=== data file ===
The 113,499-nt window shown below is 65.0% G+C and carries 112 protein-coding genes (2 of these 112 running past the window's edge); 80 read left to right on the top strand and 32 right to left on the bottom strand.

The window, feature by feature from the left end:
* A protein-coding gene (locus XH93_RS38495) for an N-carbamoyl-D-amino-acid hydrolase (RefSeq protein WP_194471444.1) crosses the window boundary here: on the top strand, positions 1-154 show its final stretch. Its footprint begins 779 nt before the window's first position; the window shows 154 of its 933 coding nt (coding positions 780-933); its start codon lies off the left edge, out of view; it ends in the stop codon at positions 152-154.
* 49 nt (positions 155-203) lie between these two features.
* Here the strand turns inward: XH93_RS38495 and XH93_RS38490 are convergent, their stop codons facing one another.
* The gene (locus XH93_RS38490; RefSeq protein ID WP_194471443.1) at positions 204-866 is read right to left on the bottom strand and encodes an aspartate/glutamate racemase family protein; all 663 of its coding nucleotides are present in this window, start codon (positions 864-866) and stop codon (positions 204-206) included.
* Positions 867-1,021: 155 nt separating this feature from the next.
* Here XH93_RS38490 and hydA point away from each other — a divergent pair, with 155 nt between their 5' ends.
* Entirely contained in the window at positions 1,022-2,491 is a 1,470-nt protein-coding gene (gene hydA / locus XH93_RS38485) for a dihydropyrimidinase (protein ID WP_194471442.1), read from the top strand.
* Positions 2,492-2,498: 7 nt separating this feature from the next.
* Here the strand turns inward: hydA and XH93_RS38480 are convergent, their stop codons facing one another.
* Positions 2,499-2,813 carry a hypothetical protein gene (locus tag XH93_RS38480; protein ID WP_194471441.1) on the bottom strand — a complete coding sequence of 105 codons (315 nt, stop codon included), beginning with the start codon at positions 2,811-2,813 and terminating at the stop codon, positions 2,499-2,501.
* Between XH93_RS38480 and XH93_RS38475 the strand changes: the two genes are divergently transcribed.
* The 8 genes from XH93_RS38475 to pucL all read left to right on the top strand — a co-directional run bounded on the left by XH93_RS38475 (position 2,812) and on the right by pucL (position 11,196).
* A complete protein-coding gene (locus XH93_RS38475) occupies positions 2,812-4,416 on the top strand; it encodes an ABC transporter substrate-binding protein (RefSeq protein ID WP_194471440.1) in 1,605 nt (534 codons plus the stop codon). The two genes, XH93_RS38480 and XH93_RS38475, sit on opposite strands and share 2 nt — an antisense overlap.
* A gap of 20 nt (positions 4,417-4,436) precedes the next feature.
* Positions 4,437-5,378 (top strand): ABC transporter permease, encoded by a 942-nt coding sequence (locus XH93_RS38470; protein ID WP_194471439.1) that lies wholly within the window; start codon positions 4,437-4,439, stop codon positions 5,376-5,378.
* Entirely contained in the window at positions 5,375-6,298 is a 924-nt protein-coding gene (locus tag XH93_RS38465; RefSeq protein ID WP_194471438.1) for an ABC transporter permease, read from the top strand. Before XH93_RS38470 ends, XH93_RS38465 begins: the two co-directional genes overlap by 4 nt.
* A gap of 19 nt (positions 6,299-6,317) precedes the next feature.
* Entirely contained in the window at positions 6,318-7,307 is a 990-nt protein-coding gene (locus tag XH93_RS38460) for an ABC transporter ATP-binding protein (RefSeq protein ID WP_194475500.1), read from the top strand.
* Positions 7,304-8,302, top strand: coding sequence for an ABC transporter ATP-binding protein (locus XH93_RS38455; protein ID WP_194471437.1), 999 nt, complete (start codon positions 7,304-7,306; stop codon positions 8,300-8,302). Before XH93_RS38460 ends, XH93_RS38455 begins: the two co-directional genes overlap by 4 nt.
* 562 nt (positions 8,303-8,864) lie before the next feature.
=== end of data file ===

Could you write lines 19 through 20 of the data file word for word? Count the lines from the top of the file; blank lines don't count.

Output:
* A gap of 19 nt (positions 6,299-6,317) precedes the next feature.
* Entirely contained in the window at positions 6,318-7,307 is a 990-nt protein-coding gene (locus tag XH93_RS38460) for an ABC transporter ATP-binding protein (RefSeq protein ID WP_194475500.1), read from the top strand.